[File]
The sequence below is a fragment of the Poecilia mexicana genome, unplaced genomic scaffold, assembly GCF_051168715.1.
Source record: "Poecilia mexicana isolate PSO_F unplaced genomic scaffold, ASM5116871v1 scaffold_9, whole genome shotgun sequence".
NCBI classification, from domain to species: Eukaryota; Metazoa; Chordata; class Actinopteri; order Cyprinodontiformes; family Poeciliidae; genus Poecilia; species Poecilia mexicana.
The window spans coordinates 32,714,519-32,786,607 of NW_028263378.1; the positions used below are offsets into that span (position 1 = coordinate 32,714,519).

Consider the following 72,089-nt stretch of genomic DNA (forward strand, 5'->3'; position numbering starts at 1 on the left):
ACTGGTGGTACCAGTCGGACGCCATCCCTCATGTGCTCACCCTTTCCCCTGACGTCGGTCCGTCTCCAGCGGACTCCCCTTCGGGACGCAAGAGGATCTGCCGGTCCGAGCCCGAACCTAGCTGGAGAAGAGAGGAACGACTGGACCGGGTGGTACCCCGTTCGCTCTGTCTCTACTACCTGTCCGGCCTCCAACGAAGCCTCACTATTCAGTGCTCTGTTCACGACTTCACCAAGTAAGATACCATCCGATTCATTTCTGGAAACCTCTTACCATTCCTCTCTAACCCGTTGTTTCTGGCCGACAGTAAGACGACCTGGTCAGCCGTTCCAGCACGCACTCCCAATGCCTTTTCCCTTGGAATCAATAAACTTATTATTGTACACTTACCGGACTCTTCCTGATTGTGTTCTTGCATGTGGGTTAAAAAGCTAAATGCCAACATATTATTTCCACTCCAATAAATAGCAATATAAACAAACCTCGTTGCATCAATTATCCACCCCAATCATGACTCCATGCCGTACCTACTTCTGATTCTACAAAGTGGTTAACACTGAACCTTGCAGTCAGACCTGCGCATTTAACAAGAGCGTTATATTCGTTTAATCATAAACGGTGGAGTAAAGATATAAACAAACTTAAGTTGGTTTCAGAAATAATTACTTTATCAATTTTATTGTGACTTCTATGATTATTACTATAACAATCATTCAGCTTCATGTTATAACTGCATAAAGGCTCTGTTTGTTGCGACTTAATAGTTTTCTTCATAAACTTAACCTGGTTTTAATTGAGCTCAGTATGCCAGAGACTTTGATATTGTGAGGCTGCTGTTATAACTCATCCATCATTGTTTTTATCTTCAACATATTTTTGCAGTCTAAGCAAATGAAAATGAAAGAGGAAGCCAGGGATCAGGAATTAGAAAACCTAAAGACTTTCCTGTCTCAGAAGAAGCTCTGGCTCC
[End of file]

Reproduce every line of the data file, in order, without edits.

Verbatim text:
The sequence below is a fragment of the Poecilia mexicana genome, unplaced genomic scaffold, assembly GCF_051168715.1.
Source record: "Poecilia mexicana isolate PSO_F unplaced genomic scaffold, ASM5116871v1 scaffold_9, whole genome shotgun sequence".
NCBI classification, from domain to species: Eukaryota; Metazoa; Chordata; class Actinopteri; order Cyprinodontiformes; family Poeciliidae; genus Poecilia; species Poecilia mexicana.
The window spans coordinates 32,714,519-32,786,607 of NW_028263378.1; the positions used below are offsets into that span (position 1 = coordinate 32,714,519).

Consider the following 72,089-nt stretch of genomic DNA (forward strand, 5'->3'; position numbering starts at 1 on the left):
ACTGGTGGTACCAGTCGGACGCCATCCCTCATGTGCTCACCCTTTCCCCTGACGTCGGTCCGTCTCCAGCGGACTCCCCTTCGGGACGCAAGAGGATCTGCCGGTCCGAGCCCGAACCTAGCTGGAGAAGAGAGGAACGACTGGACCGGGTGGTACCCCGTTCGCTCTGTCTCTACTACCTGTCCGGCCTCCAACGAAGCCTCACTATTCAGTGCTCTGTTCACGACTTCACCAAGTAAGATACCATCCGATTCATTTCTGGAAACCTCTTACCATTCCTCTCTAACCCGTTGTTTCTGGCCGACAGTAAGACGACCTGGTCAGCCGTTCCAGCACGCACTCCCAATGCCTTTTCCCTTGGAATCAATAAACTTATTATTGTACACTTACCGGACTCTTCCTGATTGTGTTCTTGCATGTGGGTTAAAAAGCTAAATGCCAACATATTATTTCCACTCCAATAAATAGCAATATAAACAAACCTCGTTGCATCAATTATCCACCCCAATCATGACTCCATGCCGTACCTACTTCTGATTCTACAAAGTGGTTAACACTGAACCTTGCAGTCAGACCTGCGCATTTAACAAGAGCGTTATATTCGTTTAATCATAAACGGTGGAGTAAAGATATAAACAAACTTAAGTTGGTTTCAGAAATAATTACTTTATCAATTTTATTGTGACTTCTATGATTATTACTATAACAATCATTCAGCTTCATGTTATAACTGCATAAAGGCTCTGTTTGTTGCGACTTAATAGTTTTCTTCATAAACTTAACCTGGTTTTAATTGAGCTCAGTATGCCAGAGACTTTGATATTGTGAGGCTGCTGTTATAACTCATCCATCATTGTTTTTATCTTCAACATATTTTTGCAGTCTAAGCAAATGAAAATGAAAGAGGAAGCCAGGGATCAGGAATTAGAAAACCTAAAGACTTTCCTGTCTCAGAAGAAGCTCTGGCTCC